Phenanthroimidazole-Based Organic Fluorophores for Organic Light-Emitting Diodes: An Overview

Phenanthroimidazole-Based Organic Fluorophores for Organic Light-Emitting Diodes: An Overview

Sivakumar Vaidyanathan (National Institute of Technology Rourkela, India) and Jairam Tagare (National Institute of Technology Rourkela, India)
Copyright: © 2018 |Pages: 84
DOI: 10.4018/978-1-5225-5170-6.ch009

Abstract

Considering the imminent global energy crisis and inefficient energy utilization, energy-efficient organic light-emitting diodes (OLEDs) are considered one of the most competitive candidates for displays and particularly for future energy-saving lighting sources. Full color displays require all primary colors: red, green, and blue (RGB). In recent decades, numerous phenanthroimidazole (PI) RGB-emitting materials have been developed for efficient OLEDs. In organic electronics, considerable interest is shown on PI, due to ease in fluorophore modification. This chapter focuses on the design and synthesis of PI-based materials and their applications in OLEDs. At first, some nondoped blue, green, and yellow fluorescent materials are comprehensively studied. Then attention has been paid for typical blue, green, yellow, orange, and red PhOLEDs of PI-based fluorophores as a host materials are briefly presented. The molecular design concept, general synthetic routes for PI materials, and the applications of fluorophores in fluorescent OLEDs and host materials in PhOLEDs are reviewed.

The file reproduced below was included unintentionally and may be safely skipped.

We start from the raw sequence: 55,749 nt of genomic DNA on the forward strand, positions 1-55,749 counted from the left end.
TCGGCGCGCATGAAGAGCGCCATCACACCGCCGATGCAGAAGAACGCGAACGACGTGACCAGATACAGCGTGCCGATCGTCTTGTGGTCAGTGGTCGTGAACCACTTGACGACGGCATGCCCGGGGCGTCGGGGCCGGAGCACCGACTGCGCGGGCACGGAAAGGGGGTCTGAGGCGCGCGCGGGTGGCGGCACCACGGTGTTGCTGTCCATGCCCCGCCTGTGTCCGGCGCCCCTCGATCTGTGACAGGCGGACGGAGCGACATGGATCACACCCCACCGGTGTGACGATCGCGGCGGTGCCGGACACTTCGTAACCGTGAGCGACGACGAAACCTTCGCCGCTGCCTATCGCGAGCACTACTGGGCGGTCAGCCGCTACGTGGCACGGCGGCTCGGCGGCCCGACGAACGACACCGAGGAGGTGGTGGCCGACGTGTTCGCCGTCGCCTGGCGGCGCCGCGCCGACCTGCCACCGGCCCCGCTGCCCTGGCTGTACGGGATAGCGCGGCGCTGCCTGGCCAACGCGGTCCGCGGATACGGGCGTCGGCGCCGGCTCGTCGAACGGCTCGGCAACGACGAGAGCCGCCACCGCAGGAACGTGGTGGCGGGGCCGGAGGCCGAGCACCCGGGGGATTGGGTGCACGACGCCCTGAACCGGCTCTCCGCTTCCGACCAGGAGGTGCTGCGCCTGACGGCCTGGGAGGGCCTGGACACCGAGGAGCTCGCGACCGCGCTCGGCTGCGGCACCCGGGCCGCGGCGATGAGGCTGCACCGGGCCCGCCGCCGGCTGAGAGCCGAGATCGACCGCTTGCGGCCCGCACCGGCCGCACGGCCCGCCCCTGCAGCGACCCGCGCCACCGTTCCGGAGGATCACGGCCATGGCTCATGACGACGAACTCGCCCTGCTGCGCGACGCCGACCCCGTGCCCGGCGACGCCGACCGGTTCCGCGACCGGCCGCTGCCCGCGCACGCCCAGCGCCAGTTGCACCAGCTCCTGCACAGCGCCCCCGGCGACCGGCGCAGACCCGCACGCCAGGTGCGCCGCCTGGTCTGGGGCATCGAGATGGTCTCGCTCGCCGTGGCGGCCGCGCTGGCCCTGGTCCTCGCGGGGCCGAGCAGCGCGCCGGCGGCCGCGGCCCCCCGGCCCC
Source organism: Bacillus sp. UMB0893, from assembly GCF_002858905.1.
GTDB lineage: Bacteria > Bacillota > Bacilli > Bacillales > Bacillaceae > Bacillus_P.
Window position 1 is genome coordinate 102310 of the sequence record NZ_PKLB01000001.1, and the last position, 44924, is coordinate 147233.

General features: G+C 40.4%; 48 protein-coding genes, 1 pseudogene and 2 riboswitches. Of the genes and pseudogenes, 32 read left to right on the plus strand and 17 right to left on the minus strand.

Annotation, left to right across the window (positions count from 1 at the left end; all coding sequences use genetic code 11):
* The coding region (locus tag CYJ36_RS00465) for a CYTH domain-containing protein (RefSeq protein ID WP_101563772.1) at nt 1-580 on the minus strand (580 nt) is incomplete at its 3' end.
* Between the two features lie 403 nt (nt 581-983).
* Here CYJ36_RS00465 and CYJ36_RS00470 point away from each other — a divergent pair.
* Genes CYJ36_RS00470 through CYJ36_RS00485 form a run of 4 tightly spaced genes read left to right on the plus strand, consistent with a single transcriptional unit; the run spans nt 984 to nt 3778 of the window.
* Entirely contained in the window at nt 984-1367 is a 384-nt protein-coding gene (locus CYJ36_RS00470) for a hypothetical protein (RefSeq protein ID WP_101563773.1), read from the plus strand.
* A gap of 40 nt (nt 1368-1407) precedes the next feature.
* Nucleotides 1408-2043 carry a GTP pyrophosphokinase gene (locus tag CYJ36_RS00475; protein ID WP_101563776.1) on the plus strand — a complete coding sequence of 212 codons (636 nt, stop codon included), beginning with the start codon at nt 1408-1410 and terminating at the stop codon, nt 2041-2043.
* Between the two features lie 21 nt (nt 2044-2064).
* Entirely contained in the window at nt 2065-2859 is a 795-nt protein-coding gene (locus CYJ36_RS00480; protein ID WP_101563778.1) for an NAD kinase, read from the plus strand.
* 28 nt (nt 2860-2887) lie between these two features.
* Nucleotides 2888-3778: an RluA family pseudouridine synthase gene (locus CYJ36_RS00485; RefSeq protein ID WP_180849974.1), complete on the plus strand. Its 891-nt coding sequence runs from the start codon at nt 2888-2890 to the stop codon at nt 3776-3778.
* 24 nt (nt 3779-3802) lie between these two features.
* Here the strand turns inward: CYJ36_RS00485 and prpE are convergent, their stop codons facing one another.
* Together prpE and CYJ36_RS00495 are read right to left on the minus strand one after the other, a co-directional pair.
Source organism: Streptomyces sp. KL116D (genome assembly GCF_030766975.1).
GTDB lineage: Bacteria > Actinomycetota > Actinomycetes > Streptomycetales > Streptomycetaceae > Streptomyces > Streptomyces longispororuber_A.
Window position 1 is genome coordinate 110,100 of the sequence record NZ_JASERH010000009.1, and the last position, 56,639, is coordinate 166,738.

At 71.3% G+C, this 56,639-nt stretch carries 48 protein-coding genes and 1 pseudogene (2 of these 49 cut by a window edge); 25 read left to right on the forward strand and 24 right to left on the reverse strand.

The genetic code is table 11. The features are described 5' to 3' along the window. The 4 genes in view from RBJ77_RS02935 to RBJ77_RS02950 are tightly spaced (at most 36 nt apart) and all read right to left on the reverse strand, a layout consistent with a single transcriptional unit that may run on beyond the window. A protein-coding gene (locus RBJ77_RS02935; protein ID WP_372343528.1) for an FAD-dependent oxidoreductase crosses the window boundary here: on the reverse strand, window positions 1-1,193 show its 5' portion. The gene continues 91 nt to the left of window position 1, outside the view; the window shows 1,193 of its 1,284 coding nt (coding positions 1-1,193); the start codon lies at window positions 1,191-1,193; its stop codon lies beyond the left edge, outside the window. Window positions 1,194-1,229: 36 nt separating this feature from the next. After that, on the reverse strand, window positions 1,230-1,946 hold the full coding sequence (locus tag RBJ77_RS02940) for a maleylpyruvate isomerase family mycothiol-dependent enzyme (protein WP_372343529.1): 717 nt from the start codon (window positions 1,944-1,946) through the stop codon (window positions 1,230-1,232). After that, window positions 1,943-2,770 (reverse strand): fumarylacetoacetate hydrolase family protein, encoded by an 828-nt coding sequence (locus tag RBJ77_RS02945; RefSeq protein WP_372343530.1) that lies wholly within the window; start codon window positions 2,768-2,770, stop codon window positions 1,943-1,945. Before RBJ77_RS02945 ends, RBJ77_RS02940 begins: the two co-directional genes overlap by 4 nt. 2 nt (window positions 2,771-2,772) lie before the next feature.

Chapter Preview
Top

Introduction